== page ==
This field is for validation purposes and should be left unchanged.





How We Deliver This Service

This service usually involves a few key steps. We usually follow this pattern: 

  • Step 1—Outcomes. We work with stakeholders to define the outcomes a formal leadership program should produce and the timelines in which those outcomes can be realistically achieved.
  • Step 2—Definition. We work with stakeholders to define what leadership means to them and to their business. This formal definition becomes the yard stick by which all leaders will be evaluated in the formal leadership development program. See Leadership Traits Definition below for some ideas about what this might look like for your firm.
  • Step 3—Identification. We work with stakeholders to identify which type of leadership development program they’d like to run at their firm. See Program Types below for a set of common options.
  • Step 4—Enrollment. We invite people into the formal programs and explain how the year-long process works. We set expectations and outline the time commitments that would be required.
  • Step 5—Engagement. We engage the year-long program and report our progress to stakeholders at the firm at milestone moments.
Program Types

Most of our leadership development programs are comprised of a combination of group sessions, individual learning opportunities, cohort coaching and one-on-one coaching sessions. Our programs usually kick-off with a 360-degree assessment of the current skills and capabilities of each leader. We also prefer, whenever possible, to have the Myers-Briggs personality inventory assessment completed before program launch.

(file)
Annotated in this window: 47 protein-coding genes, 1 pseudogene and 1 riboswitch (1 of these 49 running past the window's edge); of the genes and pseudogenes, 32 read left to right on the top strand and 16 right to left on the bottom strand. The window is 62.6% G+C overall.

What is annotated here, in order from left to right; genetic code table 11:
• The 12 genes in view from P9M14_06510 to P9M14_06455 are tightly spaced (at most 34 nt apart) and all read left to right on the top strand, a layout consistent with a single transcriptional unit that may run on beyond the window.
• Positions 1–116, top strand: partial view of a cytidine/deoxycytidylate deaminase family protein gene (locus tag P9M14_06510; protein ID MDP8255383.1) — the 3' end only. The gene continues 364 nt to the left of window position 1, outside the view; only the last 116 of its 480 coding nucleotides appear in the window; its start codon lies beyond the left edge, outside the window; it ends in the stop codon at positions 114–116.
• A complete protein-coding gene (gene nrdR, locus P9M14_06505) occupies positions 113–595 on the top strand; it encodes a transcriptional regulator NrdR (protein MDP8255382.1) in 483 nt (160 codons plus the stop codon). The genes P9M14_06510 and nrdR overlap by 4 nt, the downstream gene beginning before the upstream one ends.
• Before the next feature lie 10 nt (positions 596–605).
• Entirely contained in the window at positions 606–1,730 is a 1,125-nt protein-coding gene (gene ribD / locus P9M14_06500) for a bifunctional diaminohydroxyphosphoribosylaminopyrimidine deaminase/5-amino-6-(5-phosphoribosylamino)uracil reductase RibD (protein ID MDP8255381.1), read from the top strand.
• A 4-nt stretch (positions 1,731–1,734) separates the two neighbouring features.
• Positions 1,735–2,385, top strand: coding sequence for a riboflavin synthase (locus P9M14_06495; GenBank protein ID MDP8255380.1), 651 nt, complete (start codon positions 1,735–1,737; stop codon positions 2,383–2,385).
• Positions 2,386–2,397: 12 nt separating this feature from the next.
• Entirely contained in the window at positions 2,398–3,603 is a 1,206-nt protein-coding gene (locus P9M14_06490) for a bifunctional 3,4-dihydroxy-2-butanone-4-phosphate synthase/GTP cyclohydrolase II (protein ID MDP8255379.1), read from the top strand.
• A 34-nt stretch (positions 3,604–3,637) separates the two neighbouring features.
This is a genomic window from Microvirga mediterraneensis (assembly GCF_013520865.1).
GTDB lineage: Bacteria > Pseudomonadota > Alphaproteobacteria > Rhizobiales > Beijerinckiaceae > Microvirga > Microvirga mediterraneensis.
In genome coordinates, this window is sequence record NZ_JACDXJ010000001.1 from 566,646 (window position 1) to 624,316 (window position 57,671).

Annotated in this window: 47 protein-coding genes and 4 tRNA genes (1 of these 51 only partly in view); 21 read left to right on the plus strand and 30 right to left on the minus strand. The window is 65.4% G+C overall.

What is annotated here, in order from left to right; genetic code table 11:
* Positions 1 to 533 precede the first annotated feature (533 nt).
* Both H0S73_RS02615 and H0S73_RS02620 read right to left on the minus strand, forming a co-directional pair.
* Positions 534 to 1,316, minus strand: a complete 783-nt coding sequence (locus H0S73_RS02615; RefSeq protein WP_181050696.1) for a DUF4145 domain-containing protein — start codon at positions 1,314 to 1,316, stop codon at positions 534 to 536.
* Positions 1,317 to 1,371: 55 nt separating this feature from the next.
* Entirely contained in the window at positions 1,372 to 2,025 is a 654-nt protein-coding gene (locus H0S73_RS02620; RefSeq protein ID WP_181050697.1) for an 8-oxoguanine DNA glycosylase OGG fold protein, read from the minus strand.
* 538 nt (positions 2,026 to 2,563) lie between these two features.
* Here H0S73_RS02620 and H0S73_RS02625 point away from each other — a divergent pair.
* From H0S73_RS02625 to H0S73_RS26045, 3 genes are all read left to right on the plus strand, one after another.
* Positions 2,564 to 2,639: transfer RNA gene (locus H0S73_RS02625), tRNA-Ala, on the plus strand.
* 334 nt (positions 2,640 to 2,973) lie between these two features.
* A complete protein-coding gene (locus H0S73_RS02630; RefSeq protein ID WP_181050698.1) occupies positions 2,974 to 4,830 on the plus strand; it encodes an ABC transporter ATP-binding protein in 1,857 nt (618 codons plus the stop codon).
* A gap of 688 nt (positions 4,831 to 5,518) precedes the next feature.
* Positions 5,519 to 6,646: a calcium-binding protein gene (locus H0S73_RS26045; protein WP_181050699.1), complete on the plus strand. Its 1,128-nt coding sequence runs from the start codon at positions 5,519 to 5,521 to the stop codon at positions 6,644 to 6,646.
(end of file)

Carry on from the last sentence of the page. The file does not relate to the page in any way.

Most programs will be comprised of:

  • Individual goal setting. We prefer to ask each person to define a set of goals for what they want to get out of the program. We find that when people set their own goals, they engage the program more deeply.
  • Quarterly groups sessions. In these sessions, we explore a wide range of topics and discussion points. These often last 1-2 days, depending on the needs of the cohort and the firm.
  • Individual learning opportunities. Each member of the cohort is assigned a set of reading materials and is asked to reflect on the readings through a personal journal.
  • Cohort coaching. Most program participants learn and grow a great deal as a leader by hearing from others in the group. Whenever possible, we prefer to assign cohort partners for the year-long program.
  • One-On-On Coaching. Each member of the cohort will be assigned a professional coach. The number of sessions with the coach will be defined at the outset of the program.

Our leadership development programs can be administered with any combination of these types of individuals, depending on your needs:

  • Cohort of current leaders.
  • Cohort of people with tremendous leadership potential.
  • Cohort of young people who could become future leaders.
Leadership Traits Definition